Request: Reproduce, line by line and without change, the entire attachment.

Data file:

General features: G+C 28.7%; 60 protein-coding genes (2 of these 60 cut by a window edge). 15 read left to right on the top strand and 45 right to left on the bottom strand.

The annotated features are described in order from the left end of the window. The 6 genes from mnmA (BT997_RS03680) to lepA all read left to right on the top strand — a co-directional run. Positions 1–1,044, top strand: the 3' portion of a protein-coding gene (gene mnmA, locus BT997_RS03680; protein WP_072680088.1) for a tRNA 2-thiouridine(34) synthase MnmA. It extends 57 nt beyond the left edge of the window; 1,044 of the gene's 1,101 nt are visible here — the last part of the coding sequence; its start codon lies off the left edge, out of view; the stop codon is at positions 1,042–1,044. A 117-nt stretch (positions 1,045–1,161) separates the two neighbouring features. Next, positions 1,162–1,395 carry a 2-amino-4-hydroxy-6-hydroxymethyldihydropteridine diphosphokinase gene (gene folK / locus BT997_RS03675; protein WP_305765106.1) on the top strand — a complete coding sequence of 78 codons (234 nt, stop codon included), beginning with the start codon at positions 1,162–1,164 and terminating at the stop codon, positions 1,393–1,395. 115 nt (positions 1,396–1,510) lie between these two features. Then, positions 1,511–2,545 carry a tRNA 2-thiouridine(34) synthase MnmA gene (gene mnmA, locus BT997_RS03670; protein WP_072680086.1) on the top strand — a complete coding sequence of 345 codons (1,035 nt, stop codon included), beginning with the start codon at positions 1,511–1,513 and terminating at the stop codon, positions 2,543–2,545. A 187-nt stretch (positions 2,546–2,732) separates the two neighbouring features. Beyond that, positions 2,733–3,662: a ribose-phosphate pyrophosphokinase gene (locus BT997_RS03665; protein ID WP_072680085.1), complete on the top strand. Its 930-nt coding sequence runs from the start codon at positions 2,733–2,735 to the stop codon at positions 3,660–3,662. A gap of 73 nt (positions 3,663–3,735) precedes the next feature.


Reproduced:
General features: G+C 28.7%; 60 protein-coding genes (2 of these 60 cut by a window edge). 15 read left to right on the top strand and 45 right to left on the bottom strand.

The annotated features are described in order from the left end of the window. The 6 genes from mnmA (BT997_RS03680) to lepA all read left to right on the top strand — a co-directional run. Positions 1–1,044, top strand: the 3' portion of a protein-coding gene (gene mnmA, locus BT997_RS03680; protein WP_072680088.1) for a tRNA 2-thiouridine(34) synthase MnmA. It extends 57 nt beyond the left edge of the window; 1,044 of the gene's 1,101 nt are visible here — the last part of the coding sequence; its start codon lies off the left edge, out of view; the stop codon is at positions 1,042–1,044. A 117-nt stretch (positions 1,045–1,161) separates the two neighbouring features. Next, positions 1,162–1,395 carry a 2-amino-4-hydroxy-6-hydroxymethyldihydropteridine diphosphokinase gene (gene folK / locus BT997_RS03675; protein WP_305765106.1) on the top strand — a complete coding sequence of 78 codons (234 nt, stop codon included), beginning with the start codon at positions 1,162–1,164 and terminating at the stop codon, positions 1,393–1,395. 115 nt (positions 1,396–1,510) lie between these two features. Then, positions 1,511–2,545 carry a tRNA 2-thiouridine(34) synthase MnmA gene (gene mnmA, locus BT997_RS03670; protein WP_072680086.1) on the top strand — a complete coding sequence of 345 codons (1,035 nt, stop codon included), beginning with the start codon at positions 1,511–1,513 and terminating at the stop codon, positions 2,543–2,545. A 187-nt stretch (positions 2,546–2,732) separates the two neighbouring features. Beyond that, positions 2,733–3,662: a ribose-phosphate pyrophosphokinase gene (locus BT997_RS03665; protein ID WP_072680085.1), complete on the top strand. Its 930-nt coding sequence runs from the start codon at positions 2,733–2,735 to the stop codon at positions 3,660–3,662. A gap of 73 nt (positions 3,663–3,735) precedes the next feature.